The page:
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‘We had to leave everything behind’ | Groups helping Afghan refugees build new homes

Homes Not Borders and the Komak Foundation need donations and volunteers to help families start over.

WASHINGTON — Refugees are still fleeing Afghanistan and rebuilding their lives here in the DMV. Some organizations are working to make sure they feel at home.

Since the U.S. announced its withdrawal, thousands of people have been flying into the United States, leaving everything behind.

Many are settling in northern Virginia and Maryland, without having established houses, clothes, homes or even knowing the language.

“It's very well known what happens in Afghanistan and how we had to leave everything behind,” Nabila Asadi said in Dari. “There was no way of continuing what we knew as normal to you know further our career or our education, especially for women. We had to flee.”

22-year-old Asadi left Afghanistan with only her sister and one bag each in August. They had no idea what to expect when they stepped foot in the U.S. or how they would build a home here.

That’s where the group Homes Not Borders steps in.

“We save them all their money --save them all the resettlement money,” founder Laura Thompson Osuri said. “Everything down to the mattresses, now we provide for them. Toys, you know, we go above and beyond what the basic requirements are upon resettlement.”

They coordinate with government-backed resettlement agencies to set up apartments for families coming in – all with donations from the community.

Homes Not Borders has worked with resettlement agencies to help refugees from multiple countries for years.

But, the need has surged with this latest influx of refugees from Afghanistan—especially over the past month or so, according to the group’s founder.

Osuri said in July, they were setting up about two homes a week. Now, they’re up to six a week.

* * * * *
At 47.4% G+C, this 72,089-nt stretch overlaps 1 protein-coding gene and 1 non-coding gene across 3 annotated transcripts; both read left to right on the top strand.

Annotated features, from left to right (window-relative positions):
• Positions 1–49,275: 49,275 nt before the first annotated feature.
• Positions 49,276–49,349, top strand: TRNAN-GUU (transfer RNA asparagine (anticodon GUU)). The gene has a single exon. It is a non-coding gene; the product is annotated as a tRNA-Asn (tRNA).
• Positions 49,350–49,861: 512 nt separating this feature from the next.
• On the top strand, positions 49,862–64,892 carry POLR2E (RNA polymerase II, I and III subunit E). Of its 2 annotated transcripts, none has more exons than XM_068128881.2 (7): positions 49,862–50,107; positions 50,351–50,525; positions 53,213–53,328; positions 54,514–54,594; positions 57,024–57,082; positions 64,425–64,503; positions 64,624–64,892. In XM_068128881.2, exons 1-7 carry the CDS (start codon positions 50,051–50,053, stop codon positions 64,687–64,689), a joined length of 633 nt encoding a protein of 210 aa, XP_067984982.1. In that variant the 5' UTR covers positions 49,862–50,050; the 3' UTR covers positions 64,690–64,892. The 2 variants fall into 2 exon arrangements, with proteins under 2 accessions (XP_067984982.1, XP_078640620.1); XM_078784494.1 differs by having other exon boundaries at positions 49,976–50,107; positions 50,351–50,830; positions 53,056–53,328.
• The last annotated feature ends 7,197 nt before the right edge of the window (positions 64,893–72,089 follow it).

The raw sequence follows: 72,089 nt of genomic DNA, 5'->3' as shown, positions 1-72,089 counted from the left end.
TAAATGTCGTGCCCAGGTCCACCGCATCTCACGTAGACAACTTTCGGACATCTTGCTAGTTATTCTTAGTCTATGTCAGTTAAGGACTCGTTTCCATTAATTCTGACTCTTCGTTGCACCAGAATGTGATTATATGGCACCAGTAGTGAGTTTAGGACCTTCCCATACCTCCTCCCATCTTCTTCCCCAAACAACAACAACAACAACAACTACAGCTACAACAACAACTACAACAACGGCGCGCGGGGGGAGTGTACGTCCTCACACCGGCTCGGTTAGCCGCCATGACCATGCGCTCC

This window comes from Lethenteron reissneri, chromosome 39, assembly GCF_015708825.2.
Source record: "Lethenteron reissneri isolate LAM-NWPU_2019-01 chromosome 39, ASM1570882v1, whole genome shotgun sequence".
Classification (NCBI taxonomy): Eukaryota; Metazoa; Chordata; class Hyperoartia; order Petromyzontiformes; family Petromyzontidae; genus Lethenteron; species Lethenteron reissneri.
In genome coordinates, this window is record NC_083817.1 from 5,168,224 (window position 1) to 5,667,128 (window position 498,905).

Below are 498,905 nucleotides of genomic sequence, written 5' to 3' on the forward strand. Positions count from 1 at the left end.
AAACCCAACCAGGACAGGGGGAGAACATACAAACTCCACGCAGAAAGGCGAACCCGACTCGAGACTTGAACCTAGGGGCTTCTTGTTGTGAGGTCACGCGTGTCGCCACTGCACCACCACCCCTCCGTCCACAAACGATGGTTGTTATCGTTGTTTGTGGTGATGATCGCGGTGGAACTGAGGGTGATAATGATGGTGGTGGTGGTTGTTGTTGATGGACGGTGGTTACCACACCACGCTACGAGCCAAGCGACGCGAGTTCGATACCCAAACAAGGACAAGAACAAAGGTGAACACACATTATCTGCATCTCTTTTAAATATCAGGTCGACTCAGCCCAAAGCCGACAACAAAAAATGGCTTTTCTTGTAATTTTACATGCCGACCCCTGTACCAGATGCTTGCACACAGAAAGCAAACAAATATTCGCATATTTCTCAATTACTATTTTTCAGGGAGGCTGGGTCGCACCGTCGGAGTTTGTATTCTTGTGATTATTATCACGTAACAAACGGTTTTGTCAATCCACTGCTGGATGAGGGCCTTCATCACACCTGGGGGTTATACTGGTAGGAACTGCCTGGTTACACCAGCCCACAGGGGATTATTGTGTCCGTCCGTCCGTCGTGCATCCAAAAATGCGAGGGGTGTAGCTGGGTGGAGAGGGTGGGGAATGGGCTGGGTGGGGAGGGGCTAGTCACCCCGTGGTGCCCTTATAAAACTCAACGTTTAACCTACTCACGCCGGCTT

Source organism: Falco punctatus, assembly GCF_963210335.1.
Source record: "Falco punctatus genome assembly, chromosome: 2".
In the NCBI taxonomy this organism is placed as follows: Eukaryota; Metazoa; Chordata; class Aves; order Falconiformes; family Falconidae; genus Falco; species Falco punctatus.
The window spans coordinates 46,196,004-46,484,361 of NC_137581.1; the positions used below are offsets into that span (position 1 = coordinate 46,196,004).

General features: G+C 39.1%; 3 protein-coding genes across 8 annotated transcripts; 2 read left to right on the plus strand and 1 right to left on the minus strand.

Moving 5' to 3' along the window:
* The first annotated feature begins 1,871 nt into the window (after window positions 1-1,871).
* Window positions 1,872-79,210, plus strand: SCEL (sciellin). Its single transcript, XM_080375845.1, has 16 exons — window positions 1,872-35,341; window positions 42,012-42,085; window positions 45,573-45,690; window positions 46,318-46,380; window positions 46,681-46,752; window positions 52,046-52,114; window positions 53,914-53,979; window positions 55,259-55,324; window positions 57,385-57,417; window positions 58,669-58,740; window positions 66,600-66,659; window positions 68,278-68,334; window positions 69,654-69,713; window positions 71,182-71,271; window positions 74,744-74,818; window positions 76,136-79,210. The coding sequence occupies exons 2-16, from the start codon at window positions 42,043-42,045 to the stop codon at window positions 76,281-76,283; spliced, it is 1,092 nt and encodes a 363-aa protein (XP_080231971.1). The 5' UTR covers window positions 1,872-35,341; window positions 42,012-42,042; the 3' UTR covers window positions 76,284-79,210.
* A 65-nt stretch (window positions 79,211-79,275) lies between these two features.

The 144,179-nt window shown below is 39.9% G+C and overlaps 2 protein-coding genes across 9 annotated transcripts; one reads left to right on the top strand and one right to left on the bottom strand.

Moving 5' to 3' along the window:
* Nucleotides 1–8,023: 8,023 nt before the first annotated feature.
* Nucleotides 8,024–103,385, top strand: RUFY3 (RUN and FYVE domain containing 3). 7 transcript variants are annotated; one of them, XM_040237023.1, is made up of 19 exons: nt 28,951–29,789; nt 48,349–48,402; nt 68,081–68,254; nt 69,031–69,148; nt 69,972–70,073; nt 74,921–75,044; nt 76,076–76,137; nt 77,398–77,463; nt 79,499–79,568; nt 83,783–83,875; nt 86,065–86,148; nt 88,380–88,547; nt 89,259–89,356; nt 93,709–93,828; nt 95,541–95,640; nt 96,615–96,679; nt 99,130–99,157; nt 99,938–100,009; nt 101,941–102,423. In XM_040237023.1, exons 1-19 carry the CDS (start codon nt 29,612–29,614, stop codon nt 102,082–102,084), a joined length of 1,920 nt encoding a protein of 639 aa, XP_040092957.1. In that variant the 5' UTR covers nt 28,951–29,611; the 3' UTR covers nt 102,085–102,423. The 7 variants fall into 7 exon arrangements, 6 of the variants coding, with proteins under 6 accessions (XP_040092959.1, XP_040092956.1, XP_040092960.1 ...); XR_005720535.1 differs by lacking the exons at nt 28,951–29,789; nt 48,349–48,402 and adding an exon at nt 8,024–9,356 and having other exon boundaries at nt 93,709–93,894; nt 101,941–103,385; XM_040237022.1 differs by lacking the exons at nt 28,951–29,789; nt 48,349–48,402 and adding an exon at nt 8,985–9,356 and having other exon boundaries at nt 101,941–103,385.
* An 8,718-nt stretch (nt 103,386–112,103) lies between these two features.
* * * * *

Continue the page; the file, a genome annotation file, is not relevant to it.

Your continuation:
“We can help a lot of families,” volunteer Bruce Metcalf said. “Some of them just you know, you see them coming with nothing you know, and then boom-- I can't believe what once you see a house set up you're just totally amazed what they get.”

It’s the little touches that make a big difference for people like Asadi.

“What we saw were obviously a pleasant surprise, because we did have shelter and it was furnished and that was a good feeling,” she said.

Metcalf knows that feeling.

“We were living in Qatar. Actually, for five years my wife is opening up a hospital out there,” he said. “I can relate to where they're coming from a little bit. I’ve never lived in that type of world before but… it was a whole new culture, a whole new world. Everybody wants to be safe and happy and with their family.”

Metcalf also has the eye for making a house feel like a home—he’s done some house staging for work.

With volunteers’ help, Asadi and her sister finally have a safe space to start over.

“We feel good about being in America, but we're, you know, we're still thinking about the people left behind,” Asadi said.

Homes Not Borders is now also working to try to help more families come to America.

For those wishing to donate, Osuri said the main items they always need are side tables, dressers, lamps, twin comforter mattresses, bed frames, and mattress protectors.

Many Afghan American families also watched what was happening to their countrymen and stepped up to help, like Miriam Seddiq.

She founded the Komak Foundation in August – the name literally means “help.”

Over the last few months, it’s blossomed into a donation center with multiple rooms full of clothes and supplies.

She said they’re also working to help connect refugees with jobs and education resources.

Now, they need to continue to fill up their donation centers with items like pressure cookers, pots and pans, winter clothes, and shoes. But, they also need more volunteers as they expand.

If you want to help, you can check out their item wish list here.

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